With Merger, Production and Post-Ad Production Groups Seek Stronger Voice

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The trade groups representing commercial production companies and those engaged in post- production activities are joining forces to advocate as one on issues like fighting the rise of creative agencies taking production in-house.

AICP logo
AICP logo  Credit: AICP

The merger of the Association of Independent Commercial Producers, or AICP, with the Association of Independent Creative Editors, or AICE, will take effect Jan. 1, the two organizations announced today. The group will be known as AICP and be led by Matt Miller, AICP's current president and CEO. Rachelle Madden, executive director of AICE, will report to Miller and take on the new title of VP for post-production and digital production affairs.

AICP was formed in 1972 to represent independent commercial producers. AICE began in 1998 when three independent groups representing editing companies formed a national association covering everything from color correction and visual effects specialists to music and sound designers. But with the rise of digital media and tighter timelines, there is less separation on who does what when it comes to making ads.

"Calling a company specifically post or specifically production is a little bit blurry these days, which lends itself to forming a larger community to speak to a wide array of issues and commonalities that exist within companies that specialize in certain areas," Miller says. The merger will also give the groups greater purchasing power when offering perks such as health benefits plans to members. Leaders also envision having a stronger lobbying voice on business issues.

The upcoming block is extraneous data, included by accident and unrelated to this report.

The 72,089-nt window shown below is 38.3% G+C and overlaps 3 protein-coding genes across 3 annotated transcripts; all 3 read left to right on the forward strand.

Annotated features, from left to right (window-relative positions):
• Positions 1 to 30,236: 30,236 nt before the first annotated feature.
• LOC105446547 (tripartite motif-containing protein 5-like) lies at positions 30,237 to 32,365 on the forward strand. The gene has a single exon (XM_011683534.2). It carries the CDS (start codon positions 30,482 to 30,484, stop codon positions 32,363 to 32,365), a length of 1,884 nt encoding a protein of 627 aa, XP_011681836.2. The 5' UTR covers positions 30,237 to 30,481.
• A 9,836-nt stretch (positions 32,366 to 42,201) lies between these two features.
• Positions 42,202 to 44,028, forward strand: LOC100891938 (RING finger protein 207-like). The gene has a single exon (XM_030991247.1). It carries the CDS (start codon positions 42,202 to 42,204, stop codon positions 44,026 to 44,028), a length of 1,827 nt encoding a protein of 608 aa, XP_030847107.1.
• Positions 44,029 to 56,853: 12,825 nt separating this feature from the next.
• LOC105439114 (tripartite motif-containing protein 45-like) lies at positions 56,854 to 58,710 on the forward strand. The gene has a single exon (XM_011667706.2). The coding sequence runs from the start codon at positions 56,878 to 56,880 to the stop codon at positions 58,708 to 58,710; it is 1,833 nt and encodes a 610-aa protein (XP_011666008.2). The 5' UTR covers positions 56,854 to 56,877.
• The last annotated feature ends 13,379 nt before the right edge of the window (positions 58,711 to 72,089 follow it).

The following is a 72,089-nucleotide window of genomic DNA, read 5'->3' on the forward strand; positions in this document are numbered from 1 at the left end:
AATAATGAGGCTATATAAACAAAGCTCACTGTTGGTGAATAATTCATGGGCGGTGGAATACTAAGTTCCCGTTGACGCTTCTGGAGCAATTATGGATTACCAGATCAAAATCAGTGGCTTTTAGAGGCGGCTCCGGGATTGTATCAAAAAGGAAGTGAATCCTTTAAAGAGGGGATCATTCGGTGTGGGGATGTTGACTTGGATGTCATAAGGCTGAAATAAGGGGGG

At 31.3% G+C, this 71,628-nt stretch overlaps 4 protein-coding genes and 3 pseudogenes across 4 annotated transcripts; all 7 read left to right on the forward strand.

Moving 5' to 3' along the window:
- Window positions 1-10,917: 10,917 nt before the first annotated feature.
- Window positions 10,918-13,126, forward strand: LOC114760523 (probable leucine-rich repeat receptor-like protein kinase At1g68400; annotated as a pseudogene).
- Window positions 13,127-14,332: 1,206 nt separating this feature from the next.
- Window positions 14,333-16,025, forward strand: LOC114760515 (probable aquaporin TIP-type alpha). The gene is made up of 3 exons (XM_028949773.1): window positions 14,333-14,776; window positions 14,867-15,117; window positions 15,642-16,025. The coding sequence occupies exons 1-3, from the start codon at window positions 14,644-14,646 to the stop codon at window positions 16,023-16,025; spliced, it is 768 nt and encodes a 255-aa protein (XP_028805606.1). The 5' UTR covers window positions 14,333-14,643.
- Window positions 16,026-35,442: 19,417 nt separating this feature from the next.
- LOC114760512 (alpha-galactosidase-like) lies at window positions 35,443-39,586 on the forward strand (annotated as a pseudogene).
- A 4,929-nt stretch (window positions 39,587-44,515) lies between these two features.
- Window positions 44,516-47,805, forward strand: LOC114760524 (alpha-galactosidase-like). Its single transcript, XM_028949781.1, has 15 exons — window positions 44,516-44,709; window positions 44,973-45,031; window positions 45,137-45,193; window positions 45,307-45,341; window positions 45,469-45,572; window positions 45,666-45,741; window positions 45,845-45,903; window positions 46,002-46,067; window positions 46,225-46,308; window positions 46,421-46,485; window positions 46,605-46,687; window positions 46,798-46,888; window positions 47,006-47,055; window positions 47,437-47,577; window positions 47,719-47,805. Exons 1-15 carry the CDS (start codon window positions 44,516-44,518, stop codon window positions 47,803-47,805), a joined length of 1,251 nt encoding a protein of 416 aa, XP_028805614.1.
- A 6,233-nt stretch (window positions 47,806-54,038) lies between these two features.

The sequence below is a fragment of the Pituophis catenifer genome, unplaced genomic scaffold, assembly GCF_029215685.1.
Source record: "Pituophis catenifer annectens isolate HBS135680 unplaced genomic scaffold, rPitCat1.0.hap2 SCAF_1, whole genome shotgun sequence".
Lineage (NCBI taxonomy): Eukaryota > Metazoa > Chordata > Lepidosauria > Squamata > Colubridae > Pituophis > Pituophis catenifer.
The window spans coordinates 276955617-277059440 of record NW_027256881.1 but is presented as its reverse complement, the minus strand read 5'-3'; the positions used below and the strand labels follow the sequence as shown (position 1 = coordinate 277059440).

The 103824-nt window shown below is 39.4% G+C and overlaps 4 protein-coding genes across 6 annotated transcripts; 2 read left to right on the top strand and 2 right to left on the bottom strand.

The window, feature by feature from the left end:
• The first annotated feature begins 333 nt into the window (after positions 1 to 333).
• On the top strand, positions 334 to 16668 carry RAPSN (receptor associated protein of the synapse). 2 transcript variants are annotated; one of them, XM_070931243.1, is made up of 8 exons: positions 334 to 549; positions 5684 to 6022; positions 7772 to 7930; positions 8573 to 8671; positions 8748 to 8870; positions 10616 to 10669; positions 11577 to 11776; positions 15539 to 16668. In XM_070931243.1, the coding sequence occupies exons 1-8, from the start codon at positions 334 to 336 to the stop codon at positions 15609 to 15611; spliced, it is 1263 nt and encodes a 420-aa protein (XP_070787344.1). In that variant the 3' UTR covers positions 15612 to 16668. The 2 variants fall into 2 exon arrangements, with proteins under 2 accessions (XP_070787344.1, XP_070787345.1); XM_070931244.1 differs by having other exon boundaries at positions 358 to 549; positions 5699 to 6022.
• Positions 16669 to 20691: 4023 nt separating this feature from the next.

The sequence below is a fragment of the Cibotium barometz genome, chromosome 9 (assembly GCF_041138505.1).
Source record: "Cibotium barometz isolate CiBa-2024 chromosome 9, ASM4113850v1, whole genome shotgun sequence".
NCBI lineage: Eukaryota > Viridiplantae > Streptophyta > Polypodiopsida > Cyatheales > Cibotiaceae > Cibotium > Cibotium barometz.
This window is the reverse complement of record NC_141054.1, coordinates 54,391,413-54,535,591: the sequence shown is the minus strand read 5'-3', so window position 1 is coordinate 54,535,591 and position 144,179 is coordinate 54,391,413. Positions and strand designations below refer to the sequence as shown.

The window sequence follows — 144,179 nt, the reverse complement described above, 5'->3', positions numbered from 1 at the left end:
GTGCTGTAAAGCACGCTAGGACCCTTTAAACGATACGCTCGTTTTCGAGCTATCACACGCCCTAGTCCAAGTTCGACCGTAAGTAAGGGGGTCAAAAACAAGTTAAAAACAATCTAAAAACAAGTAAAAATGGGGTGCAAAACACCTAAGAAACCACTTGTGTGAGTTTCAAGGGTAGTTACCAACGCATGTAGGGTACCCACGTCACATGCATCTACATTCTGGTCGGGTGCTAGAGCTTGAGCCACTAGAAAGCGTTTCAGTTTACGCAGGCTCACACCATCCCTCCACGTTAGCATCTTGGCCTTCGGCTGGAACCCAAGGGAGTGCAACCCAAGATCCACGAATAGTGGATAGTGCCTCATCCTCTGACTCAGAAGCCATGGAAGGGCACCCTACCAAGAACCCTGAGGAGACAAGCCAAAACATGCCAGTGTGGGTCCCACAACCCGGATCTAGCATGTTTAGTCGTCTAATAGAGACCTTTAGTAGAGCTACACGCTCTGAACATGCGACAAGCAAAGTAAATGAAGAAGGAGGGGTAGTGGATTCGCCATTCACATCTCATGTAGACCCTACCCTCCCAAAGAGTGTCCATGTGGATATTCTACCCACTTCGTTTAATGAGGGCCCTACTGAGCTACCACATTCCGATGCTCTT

AICP has nearly 350 general members, including highly regarded production companies such as Smuggler, Arts & Sciences and Biscuit. AICE has about 120 members.

The two groups have in recent years fought against forays by creative agencies onto their ad production turf. So-called in-house production has risen in popularity as creative shops confront time constraints and financial pressures. But agencies have come under fire for alleged "bid-rigging" schemes in which agencies are accused of encouraging production houses to increase their prices so that contracts are awarded to agencies' in-house teams.

The trade groups have pounced on the allegations as a way to encourage marketers to keep using production companies. For instance, at a meeting of the Association of National Advertisers earlier this year, AICE distributed postcards that directed marketing execs to an online video warning that "agencies who push work in-house may not have your best interests in mind."

AICP and AICE have also taken stances against lengthy payment term policies put in place by some marketers. In some cases marketers have adopted terms as long as 120 days. The money typically flows from marketers to ad agencies, which then pay production companies. But lengthy payment terms are a problem for production and post-production houses because labor laws and union contracts often dictate that people doing the work are paid promptly. So if the cash doesn't come quickly, production companies say they must borrow money to make the labor payments, which they say can increase project costs.

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